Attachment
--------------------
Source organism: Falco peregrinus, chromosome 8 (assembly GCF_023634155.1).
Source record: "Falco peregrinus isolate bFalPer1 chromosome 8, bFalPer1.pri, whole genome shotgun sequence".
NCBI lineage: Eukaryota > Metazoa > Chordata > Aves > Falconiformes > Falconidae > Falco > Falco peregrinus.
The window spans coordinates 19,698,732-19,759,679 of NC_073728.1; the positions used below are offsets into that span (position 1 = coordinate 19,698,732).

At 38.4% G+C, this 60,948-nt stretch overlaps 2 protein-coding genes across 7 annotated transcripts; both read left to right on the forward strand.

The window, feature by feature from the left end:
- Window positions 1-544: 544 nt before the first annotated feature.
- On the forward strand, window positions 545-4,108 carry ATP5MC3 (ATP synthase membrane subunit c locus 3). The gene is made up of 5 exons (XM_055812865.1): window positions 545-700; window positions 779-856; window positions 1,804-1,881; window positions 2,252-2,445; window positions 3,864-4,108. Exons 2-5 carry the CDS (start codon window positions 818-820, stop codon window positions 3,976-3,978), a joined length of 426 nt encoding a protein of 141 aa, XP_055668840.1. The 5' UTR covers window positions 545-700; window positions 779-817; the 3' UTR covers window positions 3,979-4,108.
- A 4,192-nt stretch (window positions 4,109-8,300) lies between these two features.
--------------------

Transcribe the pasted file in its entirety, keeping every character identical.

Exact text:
Source organism: Falco peregrinus, chromosome 8 (assembly GCF_023634155.1).
Source record: "Falco peregrinus isolate bFalPer1 chromosome 8, bFalPer1.pri, whole genome shotgun sequence".
NCBI lineage: Eukaryota > Metazoa > Chordata > Aves > Falconiformes > Falconidae > Falco > Falco peregrinus.
The window spans coordinates 19,698,732-19,759,679 of NC_073728.1; the positions used below are offsets into that span (position 1 = coordinate 19,698,732).

At 38.4% G+C, this 60,948-nt stretch overlaps 2 protein-coding genes across 7 annotated transcripts; both read left to right on the forward strand.

The window, feature by feature from the left end:
- Window positions 1-544: 544 nt before the first annotated feature.
- On the forward strand, window positions 545-4,108 carry ATP5MC3 (ATP synthase membrane subunit c locus 3). The gene is made up of 5 exons (XM_055812865.1): window positions 545-700; window positions 779-856; window positions 1,804-1,881; window positions 2,252-2,445; window positions 3,864-4,108. Exons 2-5 carry the CDS (start codon window positions 818-820, stop codon window positions 3,976-3,978), a joined length of 426 nt encoding a protein of 141 aa, XP_055668840.1. The 5' UTR covers window positions 545-700; window positions 779-817; the 3' UTR covers window positions 3,979-4,108.
- A 4,192-nt stretch (window positions 4,109-8,300) lies between these two features.